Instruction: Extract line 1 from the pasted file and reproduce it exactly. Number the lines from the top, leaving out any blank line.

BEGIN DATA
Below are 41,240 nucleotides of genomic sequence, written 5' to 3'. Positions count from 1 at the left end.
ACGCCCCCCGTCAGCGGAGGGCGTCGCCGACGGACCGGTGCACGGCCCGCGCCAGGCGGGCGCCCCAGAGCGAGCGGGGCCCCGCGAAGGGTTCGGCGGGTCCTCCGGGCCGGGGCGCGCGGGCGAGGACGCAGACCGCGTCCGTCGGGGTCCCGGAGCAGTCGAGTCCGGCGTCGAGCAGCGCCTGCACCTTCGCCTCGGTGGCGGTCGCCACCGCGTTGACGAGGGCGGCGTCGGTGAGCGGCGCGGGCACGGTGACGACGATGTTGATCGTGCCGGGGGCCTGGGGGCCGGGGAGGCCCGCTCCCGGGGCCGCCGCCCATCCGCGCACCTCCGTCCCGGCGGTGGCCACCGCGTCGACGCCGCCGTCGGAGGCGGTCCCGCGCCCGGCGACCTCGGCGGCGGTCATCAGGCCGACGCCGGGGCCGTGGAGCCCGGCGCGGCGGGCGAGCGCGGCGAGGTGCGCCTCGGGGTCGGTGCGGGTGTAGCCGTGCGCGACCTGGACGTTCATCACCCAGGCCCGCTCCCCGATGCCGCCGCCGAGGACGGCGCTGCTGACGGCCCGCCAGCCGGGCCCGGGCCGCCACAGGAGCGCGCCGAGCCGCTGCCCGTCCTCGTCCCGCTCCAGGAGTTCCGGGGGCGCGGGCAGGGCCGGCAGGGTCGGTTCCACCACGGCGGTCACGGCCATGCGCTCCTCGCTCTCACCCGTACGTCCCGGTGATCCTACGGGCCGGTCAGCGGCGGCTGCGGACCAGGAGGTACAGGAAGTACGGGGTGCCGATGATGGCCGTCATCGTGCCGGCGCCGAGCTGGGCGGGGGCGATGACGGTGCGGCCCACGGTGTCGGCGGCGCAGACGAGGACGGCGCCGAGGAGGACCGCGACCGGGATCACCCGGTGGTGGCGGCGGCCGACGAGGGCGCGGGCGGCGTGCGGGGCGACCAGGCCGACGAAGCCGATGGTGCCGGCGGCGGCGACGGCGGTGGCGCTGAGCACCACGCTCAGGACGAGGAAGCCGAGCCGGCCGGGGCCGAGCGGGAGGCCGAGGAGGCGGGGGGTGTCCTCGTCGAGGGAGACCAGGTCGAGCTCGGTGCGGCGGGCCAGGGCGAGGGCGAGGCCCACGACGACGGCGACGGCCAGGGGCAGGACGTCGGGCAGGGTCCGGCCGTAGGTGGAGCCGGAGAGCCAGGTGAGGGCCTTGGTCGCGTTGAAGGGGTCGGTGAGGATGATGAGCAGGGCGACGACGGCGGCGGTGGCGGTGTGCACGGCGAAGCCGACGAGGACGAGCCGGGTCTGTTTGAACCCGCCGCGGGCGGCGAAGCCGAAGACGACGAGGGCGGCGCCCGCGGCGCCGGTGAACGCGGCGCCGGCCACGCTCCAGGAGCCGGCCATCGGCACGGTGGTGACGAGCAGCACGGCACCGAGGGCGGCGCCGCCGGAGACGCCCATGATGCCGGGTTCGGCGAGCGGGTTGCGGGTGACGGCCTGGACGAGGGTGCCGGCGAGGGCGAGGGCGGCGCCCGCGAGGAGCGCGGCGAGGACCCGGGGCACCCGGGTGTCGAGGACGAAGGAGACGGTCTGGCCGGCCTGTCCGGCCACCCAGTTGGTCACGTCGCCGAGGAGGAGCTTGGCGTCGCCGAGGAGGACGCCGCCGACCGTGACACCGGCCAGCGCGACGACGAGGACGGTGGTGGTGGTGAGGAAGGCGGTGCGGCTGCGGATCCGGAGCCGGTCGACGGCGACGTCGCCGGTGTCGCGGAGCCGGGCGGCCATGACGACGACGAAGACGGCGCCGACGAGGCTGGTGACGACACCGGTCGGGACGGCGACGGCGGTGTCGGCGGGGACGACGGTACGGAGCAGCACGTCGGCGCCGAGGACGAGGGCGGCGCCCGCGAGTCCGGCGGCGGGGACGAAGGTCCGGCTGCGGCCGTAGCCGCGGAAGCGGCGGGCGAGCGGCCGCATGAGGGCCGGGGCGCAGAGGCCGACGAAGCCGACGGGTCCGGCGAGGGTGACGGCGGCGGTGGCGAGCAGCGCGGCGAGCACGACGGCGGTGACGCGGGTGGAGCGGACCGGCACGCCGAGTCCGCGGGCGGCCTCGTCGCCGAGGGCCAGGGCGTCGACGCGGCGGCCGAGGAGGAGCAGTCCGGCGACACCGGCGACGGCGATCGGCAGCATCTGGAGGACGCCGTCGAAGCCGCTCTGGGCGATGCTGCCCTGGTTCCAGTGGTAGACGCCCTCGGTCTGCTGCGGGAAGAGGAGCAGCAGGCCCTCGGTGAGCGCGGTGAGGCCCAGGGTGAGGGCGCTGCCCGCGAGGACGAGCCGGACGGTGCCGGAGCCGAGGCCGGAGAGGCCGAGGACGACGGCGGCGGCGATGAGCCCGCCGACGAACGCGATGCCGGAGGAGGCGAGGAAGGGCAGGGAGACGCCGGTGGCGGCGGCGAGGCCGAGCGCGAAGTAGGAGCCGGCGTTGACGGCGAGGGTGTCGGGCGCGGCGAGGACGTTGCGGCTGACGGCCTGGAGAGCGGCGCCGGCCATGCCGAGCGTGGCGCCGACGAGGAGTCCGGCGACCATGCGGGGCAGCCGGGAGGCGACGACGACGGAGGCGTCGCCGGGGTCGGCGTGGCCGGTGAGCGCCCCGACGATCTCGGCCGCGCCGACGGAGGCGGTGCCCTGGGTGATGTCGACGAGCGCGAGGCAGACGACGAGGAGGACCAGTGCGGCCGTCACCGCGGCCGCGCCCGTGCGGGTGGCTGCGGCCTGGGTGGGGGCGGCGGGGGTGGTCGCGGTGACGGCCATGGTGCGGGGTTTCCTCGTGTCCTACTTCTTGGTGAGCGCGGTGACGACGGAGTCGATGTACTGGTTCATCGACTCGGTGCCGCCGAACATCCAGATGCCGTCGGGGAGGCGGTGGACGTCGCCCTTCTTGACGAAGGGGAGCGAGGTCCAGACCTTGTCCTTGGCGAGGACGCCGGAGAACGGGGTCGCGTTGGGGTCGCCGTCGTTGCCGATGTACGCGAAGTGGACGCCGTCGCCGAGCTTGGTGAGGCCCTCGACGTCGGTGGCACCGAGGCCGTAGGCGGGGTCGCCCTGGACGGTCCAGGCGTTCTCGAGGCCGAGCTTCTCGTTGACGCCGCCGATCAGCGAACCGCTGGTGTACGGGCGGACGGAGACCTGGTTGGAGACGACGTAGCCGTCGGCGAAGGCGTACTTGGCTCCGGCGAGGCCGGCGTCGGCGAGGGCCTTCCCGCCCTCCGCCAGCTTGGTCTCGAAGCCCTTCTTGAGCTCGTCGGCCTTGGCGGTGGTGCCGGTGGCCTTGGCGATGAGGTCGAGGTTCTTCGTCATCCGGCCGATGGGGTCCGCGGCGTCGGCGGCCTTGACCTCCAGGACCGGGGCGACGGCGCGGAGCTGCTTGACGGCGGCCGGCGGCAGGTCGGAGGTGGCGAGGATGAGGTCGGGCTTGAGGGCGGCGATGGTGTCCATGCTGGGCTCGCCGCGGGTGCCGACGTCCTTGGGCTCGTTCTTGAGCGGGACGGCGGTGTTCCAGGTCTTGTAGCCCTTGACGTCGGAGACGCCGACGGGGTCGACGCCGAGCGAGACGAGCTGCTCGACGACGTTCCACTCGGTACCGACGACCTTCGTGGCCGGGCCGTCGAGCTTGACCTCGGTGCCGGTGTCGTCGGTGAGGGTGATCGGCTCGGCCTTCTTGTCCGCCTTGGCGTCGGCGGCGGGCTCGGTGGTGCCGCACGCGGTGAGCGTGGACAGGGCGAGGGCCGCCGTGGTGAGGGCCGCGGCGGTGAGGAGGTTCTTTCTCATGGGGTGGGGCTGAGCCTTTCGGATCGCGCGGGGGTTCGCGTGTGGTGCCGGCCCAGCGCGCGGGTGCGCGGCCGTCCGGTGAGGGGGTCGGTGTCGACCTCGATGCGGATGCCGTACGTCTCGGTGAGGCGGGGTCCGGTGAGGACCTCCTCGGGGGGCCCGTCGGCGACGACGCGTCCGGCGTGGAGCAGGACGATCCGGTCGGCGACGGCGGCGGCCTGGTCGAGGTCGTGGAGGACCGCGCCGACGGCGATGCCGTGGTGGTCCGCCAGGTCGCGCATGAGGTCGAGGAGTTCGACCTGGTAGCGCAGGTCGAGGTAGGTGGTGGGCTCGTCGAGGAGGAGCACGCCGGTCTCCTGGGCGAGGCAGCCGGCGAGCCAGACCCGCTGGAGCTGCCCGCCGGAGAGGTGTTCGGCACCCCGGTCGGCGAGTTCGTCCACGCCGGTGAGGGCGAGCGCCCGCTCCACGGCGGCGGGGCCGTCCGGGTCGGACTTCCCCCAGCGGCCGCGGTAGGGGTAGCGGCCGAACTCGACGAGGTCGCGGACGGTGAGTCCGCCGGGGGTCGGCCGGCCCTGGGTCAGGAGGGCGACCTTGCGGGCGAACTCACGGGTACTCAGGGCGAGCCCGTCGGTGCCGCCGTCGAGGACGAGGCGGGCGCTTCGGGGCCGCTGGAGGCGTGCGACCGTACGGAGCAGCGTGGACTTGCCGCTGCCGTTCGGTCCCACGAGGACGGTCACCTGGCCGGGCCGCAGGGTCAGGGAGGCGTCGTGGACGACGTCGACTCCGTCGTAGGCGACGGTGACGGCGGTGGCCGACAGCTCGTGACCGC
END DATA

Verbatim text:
Below are 41,240 nucleotides of genomic sequence, written 5' to 3'. Positions count from 1 at the left end.